Helicopters ferried food and flashlights to more than 1,000 people, including at least 13 Canadians, stuck aboard a disabled cruise ship that is being towed to the Seychelles Islands through waters prowled by pirates, officials said Tuesday.

Still, those aboard the ship may have to spend more long, stifling nights aboard the Costa Allegra before it docks in the tropical paradise. Cruise ship company officials said the Costa Allegra could reach the main Seychelles island of Mahe by late Wednesday or early Thursday, depending on sea conditions.

The helicopters also took telephones, because the electrical outage disabled the ship's non-emergency phones.

The Costa Allegra has 636 passengers and 413 crew members on board. Four of the passengers are children three years old or younger.

Friends and relatives seeking information on Canadian citizens believed to have been aboard the Costa Allegra should contact the Department of Foreign Affairs' Emergency Operations Centre by calling 1-800-387-3124, or emailing sos@international.gc.ca.

While Costa Cruises has said 13 Canadians are aboard the ship, the Department of Foreign Affairs in Ottawa told CBC News "there are approximately 14 Canadians onboard, including one crew member," and it has received no reports of any injuries.

The release said the department "is aware of reports alleging technical difficulties experienced by a cruise ship sailing in the Indian Ocean," and that Canadians officials are monitoring the "situation closely."

The ship lost power Monday after a fire in its generator room, which knocked out power to the ship's engines as well as to its lights and air conditioning.

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Cruise ship officials had said that they would be taking the stranded travellers by Wednesday to Desroches, a small, exclusive coral-lined island in the Seychelles. However, they later said Tuesday that they would instead bring them to Mahe.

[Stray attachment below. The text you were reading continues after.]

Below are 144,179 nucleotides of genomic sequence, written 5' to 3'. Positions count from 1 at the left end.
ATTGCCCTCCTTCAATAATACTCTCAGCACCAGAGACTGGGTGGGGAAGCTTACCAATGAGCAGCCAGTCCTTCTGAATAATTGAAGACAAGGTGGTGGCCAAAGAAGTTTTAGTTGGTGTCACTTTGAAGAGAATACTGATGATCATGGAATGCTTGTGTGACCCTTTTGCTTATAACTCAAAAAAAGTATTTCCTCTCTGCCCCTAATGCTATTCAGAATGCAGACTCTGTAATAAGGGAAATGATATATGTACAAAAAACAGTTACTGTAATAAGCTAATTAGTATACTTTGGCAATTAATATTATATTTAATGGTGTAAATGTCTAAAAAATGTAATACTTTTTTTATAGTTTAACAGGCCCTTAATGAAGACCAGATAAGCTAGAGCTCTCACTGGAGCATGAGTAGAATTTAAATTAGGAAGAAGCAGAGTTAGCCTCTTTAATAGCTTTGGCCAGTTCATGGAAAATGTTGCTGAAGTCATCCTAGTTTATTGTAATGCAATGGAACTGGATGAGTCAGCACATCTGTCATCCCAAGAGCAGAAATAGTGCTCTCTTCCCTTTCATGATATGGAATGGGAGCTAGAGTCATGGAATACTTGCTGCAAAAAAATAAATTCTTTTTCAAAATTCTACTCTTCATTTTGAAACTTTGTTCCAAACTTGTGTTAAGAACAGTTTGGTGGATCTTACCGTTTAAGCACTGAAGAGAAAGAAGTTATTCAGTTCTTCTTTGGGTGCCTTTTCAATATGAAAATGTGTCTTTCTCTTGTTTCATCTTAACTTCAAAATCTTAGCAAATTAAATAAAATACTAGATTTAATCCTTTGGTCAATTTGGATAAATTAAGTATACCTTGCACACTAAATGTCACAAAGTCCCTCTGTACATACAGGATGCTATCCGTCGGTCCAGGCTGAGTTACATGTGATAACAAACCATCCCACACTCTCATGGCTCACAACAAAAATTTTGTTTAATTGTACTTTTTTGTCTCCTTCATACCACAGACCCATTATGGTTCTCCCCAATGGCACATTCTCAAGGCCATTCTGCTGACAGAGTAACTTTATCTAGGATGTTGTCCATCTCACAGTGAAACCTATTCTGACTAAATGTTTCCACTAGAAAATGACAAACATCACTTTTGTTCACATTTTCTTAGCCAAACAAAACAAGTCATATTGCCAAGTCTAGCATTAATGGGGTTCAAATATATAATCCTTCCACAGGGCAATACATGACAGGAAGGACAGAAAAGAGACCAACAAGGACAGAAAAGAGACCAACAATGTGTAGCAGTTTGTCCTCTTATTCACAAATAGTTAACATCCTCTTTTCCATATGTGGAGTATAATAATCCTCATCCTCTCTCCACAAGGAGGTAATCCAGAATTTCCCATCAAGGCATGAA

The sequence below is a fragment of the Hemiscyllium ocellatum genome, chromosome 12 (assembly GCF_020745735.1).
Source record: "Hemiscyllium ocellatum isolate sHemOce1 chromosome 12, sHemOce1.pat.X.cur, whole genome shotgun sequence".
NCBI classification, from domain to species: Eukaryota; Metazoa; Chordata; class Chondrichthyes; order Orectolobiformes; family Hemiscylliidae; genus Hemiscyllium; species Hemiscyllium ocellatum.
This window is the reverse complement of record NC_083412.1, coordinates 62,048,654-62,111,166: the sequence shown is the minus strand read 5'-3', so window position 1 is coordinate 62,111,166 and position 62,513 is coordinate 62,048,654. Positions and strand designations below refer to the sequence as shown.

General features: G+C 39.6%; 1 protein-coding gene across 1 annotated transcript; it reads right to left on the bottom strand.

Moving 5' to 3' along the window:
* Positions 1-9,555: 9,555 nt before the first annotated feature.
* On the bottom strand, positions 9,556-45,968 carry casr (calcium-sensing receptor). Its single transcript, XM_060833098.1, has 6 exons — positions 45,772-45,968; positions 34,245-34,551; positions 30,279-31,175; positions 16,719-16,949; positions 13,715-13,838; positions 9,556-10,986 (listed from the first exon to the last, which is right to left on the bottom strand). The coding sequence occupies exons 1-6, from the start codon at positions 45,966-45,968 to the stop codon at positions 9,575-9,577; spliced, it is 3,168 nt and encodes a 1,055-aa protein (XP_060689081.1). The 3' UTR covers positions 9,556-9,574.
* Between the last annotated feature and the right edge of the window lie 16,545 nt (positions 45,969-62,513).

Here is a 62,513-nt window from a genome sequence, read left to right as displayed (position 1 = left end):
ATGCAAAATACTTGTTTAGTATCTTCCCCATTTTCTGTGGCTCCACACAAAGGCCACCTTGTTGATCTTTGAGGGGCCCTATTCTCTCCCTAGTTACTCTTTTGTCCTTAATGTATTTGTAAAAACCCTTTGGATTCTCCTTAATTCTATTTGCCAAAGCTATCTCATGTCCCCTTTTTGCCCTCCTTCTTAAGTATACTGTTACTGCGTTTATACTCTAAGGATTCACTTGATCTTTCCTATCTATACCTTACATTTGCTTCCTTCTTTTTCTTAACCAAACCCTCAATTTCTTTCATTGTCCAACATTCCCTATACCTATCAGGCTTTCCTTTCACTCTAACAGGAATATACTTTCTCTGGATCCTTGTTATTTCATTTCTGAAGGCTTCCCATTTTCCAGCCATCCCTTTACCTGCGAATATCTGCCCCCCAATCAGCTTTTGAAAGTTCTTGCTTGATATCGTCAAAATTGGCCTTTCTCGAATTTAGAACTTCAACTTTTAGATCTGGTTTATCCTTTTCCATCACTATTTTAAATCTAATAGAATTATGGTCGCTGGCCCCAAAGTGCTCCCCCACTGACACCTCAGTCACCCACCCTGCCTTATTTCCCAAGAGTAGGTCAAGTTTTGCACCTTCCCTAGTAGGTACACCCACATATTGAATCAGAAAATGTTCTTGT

The cruise ship company said the change was done for safety and logistical reasons. Two tug boats have joined a French fishing vessel to tow the cruise ship, which is being escorted by the Seychelles Coast Guard ship Andromache and an air force plane.

Allegra fire follows deadly Concordia capsizing

The fire aboard the Costa Allegra comes only six weeks after the Costa Concordia, another cruise ship owned by the same company, hit a reef and capsized off Italy, killing 25 people and leaving seven missing and presumed dead.

No one was injured in the fire Monday, but the blaze set the cruiseliner adrift at sea in a region where Somali pirates prey on ships.

Nationalities of guests on board

Italian: 135

French: 127

Austrian: 97

Swiss: 90

German: 38

British: 31

Mauritian: 15

Russian: 15

Spanish: 15

Canadian: 13

Belgian: 13

Slovenian: 12

American: 8

Others: 27

Source: Costa Cruises

Both ships are operated by Costa Crociere SpA, which is owned by the Florida-based Carnival Corp.

However, company officials rushed to play down concerns.

The Costa Allegra is adrift "and being pushed by the current. It is stable and upright," Giorgio Moretti, the director of nautical operations for Costa Crociere SpA, told reporters in a conference call late Monday from company headquarters in Genoa, Italy.

"It's a big ship and to tow it, to move it across the waters, is a heavy task," said Seychelles presidential spokeswoman Srdjana Janosevic. She said that everything is calm on board the cruise ship and that no one is hurt.

Italian Coast Guard officials said emergency generators were keeping the ship's control room illuminated and communications equipment such as radios running.

The Allegra, whose Italian name means "merry," or "happy," had left northern Madagascar, off Africa's southeast coast, on Saturday and was cruising toward Port Victoria when the fire erupted. Costa said the Allegra had been due in Port Victoria on Tuesday.

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The Italian cruise ship the Costa Allegra, left, is towed by another French fishing vessel, the Trevignon, in the Indian Ocean, on Tuesday. (Le Talenduic, Reunion Island Prefecture/AP)

The general region where the cruise ship was adrift, off the coast of Tanzania, has seen a rash of attacks by Somali pirates. In 2009, an Italian cruise ship with 1,500 people aboard fended off a pirate attack in the Indian Ocean far off the coast of Somalia.

Moretti said an armed nine-member Italian military team on anti-pirate duty was aboard the Allegra, but he insisted the maritime region where the ship was now "isn't a high-risk area for pirates."

"If pirates attack, the armed guards on board will respond. But as far as I am aware, no pirates have been sighted in the area," said Janosevic.

Moretti said 15 Costa engineers, technicians and other officials were flying to Mahe in hope of reaching the Allegra by air to repair its generators.

With files from CBC News